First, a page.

Poachers target Botswana lions

SHARE   |   Friday, 15 May 2020   |   By Phillimon Mmeso
Lions in the wild Lions in the wild

The escalating killing of rhinos in the Okavango Delta which has forced government to invest resources to protect them has exposed lions to danger as they have become a target for poachers.

An intelligence report has warned that if not addressed the poaching of the lions might see their number dwindling. Information gathered by this publication has indicated that the burgeoning trade in lion bones in Asia and the United States of America has created an appetite for poachers to target lions from Botswana.


The lucrative business which is said to be booming has led to lions being smuggled from Botswana to South Africa mostly through Namibia. Most of the lions are poached within the Kgalagadi area where patrol is said to be not intensified as the anti-poaching unit are now concentrating on the Okavango Delta fighting the rhino poachers.

This is said to have made it easier for the poachers to smuggle lions to South Africa through ungazeted areas.


Some farmers in the Gantsi area are alleged to be involved in the illicit trade of the lion bones which are smuggled to South Africa, which is the world’s largest legal exporter of lion bones, which in 2017 established an annual export quota for lion skeletons derived from captive breeding facilities. They set the quota of 800 lion skeletons, with or without the skull. The quota was raised to 1,500 in 2018 but then reduced it back to 800 following public outcry.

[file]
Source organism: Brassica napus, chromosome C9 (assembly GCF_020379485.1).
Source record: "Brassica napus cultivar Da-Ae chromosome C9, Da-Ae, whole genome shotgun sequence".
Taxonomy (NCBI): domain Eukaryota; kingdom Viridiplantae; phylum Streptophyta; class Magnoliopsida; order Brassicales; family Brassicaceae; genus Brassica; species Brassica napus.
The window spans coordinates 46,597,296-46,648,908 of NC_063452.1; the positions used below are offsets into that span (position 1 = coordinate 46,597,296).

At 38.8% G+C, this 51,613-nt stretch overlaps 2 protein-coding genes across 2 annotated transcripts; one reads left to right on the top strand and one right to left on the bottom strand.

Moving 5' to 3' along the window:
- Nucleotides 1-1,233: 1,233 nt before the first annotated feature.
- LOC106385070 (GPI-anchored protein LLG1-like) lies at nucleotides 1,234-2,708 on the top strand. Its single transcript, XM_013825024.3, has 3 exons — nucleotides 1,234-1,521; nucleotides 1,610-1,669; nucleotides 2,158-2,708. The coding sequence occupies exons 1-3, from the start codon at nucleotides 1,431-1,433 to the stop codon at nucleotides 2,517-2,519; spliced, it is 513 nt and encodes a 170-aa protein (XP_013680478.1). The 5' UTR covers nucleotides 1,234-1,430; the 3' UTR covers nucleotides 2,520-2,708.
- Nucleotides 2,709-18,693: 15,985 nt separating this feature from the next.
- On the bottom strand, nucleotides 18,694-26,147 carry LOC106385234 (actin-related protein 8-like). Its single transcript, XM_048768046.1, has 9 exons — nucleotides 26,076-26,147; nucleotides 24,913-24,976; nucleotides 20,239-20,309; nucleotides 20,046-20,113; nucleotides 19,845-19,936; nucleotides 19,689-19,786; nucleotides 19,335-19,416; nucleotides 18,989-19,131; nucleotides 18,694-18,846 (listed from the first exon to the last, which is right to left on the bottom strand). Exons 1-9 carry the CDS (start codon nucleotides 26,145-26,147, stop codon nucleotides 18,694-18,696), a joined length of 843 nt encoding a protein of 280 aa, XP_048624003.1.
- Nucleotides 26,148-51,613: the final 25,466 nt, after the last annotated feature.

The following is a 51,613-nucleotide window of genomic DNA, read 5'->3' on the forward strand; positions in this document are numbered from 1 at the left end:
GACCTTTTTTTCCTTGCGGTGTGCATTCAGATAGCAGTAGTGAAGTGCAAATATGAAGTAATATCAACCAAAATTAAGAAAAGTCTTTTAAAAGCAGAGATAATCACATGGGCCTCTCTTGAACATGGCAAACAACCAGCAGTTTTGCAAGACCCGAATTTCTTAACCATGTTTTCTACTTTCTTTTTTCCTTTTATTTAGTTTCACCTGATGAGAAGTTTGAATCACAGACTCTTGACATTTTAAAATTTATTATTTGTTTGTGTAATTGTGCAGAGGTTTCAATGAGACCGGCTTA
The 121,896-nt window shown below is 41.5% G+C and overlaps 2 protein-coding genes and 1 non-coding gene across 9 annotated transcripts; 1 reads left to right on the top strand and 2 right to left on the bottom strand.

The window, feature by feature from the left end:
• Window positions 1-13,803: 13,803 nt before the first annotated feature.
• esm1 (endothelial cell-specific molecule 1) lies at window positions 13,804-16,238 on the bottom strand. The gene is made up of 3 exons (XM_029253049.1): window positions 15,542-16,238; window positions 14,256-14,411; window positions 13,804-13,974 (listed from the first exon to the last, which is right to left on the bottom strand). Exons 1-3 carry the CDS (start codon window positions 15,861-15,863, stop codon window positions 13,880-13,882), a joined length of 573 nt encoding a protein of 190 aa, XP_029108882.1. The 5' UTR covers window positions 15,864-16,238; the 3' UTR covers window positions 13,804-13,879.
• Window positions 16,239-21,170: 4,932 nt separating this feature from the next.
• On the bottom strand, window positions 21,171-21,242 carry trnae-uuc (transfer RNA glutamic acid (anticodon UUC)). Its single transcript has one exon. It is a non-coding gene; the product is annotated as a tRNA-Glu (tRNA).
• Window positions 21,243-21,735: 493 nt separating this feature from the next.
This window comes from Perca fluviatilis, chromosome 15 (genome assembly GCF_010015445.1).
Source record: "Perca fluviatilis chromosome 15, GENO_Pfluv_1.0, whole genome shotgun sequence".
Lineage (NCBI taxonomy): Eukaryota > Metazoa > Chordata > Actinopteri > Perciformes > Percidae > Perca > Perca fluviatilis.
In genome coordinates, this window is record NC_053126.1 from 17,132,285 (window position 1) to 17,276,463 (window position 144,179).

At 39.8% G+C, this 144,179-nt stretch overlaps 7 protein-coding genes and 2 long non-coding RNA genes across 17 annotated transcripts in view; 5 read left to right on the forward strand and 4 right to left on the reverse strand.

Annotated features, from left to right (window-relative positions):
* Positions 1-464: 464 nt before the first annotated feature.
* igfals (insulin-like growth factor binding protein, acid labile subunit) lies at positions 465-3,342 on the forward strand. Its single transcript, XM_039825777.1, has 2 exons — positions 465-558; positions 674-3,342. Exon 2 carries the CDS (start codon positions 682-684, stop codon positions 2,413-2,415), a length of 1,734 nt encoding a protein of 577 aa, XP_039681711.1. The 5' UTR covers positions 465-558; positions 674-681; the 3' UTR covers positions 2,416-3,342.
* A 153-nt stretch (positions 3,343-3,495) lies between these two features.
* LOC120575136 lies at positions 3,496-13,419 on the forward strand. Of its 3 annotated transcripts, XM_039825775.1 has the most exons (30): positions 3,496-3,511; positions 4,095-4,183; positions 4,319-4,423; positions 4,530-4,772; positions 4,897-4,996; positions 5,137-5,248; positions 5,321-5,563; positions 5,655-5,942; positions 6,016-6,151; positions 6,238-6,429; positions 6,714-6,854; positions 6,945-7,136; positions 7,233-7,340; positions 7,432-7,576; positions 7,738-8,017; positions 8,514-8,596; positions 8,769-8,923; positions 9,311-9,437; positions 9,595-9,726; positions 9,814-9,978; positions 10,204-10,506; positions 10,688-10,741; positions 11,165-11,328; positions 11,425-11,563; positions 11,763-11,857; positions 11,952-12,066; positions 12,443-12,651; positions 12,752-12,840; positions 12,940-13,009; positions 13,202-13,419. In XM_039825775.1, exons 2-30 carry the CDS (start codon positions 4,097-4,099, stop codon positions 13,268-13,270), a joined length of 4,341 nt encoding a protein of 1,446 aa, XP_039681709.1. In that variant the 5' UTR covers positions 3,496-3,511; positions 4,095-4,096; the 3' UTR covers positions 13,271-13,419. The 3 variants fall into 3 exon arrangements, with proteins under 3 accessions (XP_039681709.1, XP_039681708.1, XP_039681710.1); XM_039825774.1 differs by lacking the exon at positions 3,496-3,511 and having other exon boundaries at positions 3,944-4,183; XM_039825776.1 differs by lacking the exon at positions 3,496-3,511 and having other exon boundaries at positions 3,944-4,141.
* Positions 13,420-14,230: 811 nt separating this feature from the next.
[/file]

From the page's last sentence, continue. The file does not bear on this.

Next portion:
“Full grown lions are darted and smuggled into South Africa where they are fed into the "canned hunting" industry in South Africa. An average price for a lion hunt is around R 350 000 in South Africa whereas the full skeleton is around R 80 000,” reads an intelligence report.


The report indicates that the illicit trade is deeply rooted among senior government officials in Botswana who help in the smuggling mostly of the lion curbs.

Investigations have established that the syndicate that specializes in the smuggling of the live lions have been traced to have links in Zeerust, South Africa with satellite spots in Vryburg, Kuruman and Kathu area.


Recently a 23-year-old man was arrested in Hartbeesfontein in North West, South Africa for allegedly being in possession of three lion skins and an array of narcotics.


Concerted efforts to contact the Director of Wildlife and National Parks (DWNP) Dr Cyril Taolo and Minister of Environment, Natural Resources Conservation and Tourism Philda Kereng were futile as their mobile phones went into voice mail.

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